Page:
Playwright James Lecesne has been acclaimed for his solo performance works, most recently The Absolute Brightness of Leonard Pelkey. Here, he has written a traditional play employing theatrical devices that’s a mélange of David Sedaris, Charles Busch and Modern Family. There are one-liners galore, wacky situations and a decidedly campy sensibility. It’s a bunch of superficial antics that never really meaningfully connect.
Set in “a home somewhere in Central Florida,” we meet the Nerber family. Dottie, is a widowed retiree in her 70’s who has Alzheimer’s Disease. Her daughter Leanne is there to oversee the packing up and sale of the family home. Dottie’s condition has reached the point where she is being placed in an assisted living facility in Tucson, Arizona. She’s has been told she’s going away to attend a wedding. Her journal with its shocking revelations figures prominently in the goings-on.
There is also the conceit that has Dottie appearing in scenes she’s not actually in, commenting on the events. It takes awhile to grasp this.
Leanne’s precocious young daughter Ryder is there as well. Leanne’s gay brother David arrives from Los Angeles to help with their mother. He is a successful children’s book author in a rocky relationship with the screenwriter Clayton who is having an affair with his personal trainer, Jorge. There’s discord as David has recently published an autobiographical novella that distorts the family’s history.
Also wafting in and out of the action is Dottie’s kooky neighbor Jane who’s fixated on terrorist threats. In addition, there is the hunky Columbian grave robber (yes) Frankie Reyes, who befriended Dottie after she caused a car accident he was involved in. A plot development has him appear totally nude.
Adhering to Mr. Lecesne’s stage directions, scenic designer Jo Winiarski has constructed a house made of square, brown moving boxes. Some of these frequently get taken away, or rearranged and this becomes a wan exercise in symbolism. The living room is also set with Hummel figurines, vases and Christmas lights.
Director Tony Speciale’s physical staging of the action is fine, but doesn’t achieve the heightened zaniness this self-consciously absurd material, striving for profundity aims for. The casting for these flimsy characters is problematic.
The charming Concetta Tomei gives an excellent performance as Dottie. Ms. Tomei conveys all of the humor and poignancy the role requires. A charismatic star performer however, would have brought the sparks needed to energize the shaky material.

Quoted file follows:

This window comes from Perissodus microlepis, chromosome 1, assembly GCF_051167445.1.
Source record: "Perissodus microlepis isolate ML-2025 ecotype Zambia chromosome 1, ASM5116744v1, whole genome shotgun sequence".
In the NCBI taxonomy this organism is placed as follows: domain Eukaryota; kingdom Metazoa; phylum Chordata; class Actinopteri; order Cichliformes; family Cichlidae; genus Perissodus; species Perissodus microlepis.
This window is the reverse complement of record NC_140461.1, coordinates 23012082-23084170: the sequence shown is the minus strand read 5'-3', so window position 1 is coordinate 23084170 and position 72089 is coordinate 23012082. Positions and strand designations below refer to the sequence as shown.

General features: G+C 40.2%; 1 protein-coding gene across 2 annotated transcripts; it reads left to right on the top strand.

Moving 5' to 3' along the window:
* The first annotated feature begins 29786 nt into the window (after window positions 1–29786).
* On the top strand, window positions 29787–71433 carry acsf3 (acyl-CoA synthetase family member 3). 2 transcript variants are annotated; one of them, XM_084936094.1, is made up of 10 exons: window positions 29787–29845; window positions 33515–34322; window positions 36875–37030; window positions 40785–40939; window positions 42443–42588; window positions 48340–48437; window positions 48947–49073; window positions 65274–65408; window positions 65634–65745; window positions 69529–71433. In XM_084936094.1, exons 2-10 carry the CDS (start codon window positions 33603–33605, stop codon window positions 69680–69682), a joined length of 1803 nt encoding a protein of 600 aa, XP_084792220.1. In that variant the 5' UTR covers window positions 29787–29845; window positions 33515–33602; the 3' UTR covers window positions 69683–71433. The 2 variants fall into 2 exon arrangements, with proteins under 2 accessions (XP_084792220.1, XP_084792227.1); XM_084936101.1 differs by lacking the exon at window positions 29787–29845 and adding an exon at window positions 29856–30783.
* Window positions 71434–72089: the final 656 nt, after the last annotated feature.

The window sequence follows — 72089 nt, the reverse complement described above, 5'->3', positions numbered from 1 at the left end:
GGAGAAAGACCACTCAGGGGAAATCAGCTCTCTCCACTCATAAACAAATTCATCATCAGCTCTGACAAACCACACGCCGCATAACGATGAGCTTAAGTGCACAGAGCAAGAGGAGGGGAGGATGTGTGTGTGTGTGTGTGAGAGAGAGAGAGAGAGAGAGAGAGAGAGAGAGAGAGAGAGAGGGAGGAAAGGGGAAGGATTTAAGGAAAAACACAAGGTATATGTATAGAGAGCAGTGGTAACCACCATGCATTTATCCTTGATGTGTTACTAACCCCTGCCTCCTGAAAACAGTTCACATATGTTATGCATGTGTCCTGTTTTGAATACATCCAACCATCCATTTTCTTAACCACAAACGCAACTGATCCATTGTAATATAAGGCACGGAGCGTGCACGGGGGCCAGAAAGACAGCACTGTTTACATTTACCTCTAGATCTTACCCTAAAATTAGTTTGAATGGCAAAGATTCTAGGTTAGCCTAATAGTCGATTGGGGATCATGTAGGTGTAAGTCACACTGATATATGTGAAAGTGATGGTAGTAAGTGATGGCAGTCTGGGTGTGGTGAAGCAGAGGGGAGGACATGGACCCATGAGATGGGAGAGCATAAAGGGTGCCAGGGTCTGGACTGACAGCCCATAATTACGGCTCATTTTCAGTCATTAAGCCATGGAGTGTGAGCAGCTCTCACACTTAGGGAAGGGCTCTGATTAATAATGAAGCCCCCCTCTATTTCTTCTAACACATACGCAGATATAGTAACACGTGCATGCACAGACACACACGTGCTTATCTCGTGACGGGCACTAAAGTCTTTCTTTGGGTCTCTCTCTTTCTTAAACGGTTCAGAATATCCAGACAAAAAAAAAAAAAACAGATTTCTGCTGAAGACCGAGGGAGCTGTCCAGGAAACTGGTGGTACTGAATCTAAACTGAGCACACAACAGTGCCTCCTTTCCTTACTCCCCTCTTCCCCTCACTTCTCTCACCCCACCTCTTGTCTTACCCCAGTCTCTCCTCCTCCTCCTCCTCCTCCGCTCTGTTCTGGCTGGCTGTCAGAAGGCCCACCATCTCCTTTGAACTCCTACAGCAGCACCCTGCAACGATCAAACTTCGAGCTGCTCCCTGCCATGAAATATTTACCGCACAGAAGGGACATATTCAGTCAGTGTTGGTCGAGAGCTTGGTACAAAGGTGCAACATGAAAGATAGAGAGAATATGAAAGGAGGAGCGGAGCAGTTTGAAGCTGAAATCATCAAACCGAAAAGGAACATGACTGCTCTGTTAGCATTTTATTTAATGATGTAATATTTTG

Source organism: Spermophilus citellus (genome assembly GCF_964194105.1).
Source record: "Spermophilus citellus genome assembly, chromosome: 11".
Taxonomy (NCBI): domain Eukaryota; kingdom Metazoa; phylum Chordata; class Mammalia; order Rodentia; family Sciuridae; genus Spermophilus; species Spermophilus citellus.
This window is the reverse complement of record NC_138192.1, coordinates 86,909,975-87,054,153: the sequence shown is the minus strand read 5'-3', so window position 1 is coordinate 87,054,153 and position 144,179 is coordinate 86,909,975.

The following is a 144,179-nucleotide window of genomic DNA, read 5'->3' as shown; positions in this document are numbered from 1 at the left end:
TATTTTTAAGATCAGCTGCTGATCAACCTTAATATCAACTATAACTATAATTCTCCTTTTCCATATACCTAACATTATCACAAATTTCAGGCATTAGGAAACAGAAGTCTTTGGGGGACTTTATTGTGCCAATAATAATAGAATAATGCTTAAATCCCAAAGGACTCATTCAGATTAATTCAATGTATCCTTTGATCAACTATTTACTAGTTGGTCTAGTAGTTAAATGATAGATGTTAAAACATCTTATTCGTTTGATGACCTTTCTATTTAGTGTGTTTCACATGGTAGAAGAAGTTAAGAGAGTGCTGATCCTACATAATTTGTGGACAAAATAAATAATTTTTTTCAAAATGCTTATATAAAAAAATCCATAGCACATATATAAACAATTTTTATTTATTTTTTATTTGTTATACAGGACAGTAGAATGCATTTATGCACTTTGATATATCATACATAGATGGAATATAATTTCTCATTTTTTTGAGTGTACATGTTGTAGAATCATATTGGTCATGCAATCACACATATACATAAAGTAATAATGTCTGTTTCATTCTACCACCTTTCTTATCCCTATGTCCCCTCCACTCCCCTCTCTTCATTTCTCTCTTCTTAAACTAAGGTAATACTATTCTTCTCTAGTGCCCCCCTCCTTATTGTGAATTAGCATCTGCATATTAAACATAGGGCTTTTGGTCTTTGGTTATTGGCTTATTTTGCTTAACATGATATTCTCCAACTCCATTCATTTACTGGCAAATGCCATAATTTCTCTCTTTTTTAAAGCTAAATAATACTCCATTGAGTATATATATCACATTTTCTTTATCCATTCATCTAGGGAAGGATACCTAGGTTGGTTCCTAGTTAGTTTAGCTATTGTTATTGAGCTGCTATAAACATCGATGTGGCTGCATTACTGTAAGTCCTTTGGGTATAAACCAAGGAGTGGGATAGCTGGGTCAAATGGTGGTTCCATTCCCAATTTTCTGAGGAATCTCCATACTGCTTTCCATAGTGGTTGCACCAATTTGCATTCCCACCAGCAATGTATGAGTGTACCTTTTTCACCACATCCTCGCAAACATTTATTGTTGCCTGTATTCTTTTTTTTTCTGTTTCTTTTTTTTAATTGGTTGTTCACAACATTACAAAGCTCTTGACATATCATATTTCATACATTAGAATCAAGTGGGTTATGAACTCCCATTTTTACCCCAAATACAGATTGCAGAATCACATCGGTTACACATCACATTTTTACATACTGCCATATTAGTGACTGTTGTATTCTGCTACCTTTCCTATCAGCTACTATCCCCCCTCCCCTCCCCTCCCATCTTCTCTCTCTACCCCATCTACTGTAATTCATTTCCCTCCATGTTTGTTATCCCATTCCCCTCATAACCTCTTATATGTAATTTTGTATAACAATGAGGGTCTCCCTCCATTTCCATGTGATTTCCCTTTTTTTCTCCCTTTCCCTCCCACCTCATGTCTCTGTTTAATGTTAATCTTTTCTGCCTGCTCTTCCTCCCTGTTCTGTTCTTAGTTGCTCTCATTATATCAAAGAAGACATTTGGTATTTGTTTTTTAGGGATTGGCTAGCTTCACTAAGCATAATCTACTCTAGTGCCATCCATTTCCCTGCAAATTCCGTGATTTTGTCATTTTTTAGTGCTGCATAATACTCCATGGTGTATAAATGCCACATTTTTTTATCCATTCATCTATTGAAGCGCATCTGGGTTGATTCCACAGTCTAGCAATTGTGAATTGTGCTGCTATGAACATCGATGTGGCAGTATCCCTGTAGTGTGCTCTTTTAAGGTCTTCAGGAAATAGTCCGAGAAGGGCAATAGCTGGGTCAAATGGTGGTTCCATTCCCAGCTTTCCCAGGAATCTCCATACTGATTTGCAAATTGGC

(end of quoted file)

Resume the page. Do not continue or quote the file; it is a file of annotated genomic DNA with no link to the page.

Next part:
Angela Reed is compelling, realistic and fierce as Leanne and anchors the production with her sustained appeal.
The always delightfully idiosyncratic Dale Soules makes the most of the nutty neighbor role of Jane. With her gravelly voice, superior comic timing and warm presence she is highly enjoyable. Ms. Soules has the bonus of another part, a homeless woman who was once a concert pianist, with whom Dottie makes the acquaintance. Soules delivers a heartbreaking speech about auditioning for Michel Legrand to play for the Los Angeles Philharmonic. This leads to a stirring rendition of Legrand’s Oscar winning song “The Windmills of Your Mind” by her and Ms. Tomei.
Using an Antonio Banderas-style accent, the animated Dan Domingues does his best to bring credibility to the feverishly conceived character of the Columbian grave robber and nationalist, Frankie Reyes. Though Mr. Domingues’ physique is exceptional, it is jarring when he disrobes for his gratuitous nude scene.
Isabella Russo is suitably annoying in the cliché role of the annoying child, Ryder.
The amiable James Davis is monotonous as David and doesn’t make much of an impression.
Daisy Long’s lighting design and Christian Frederickson’s sound design are both proficient and are busy punctuating the numerous scene changes with blackouts and music. Paul Marlow’s costume design authentically represents all of these contemporary characters.
From its expositional opening moments with Dottie and Leanne bickering, The Mother of Invention is off-kilter. By its protracted conclusion, following a myriad of farcical and dramatic incidents, it has been intermittently entertaining but definitely unfulfilling.
The Mother of Invention (through February 26, 2017)
Abingdon Theatre Company
June Havoc Theatre, 312 West 36th Street, in Manhattan
For tickets, call 212-352-3101 or visit http://www.abingdontheatre.org
Running time: 95 minutes with no intermission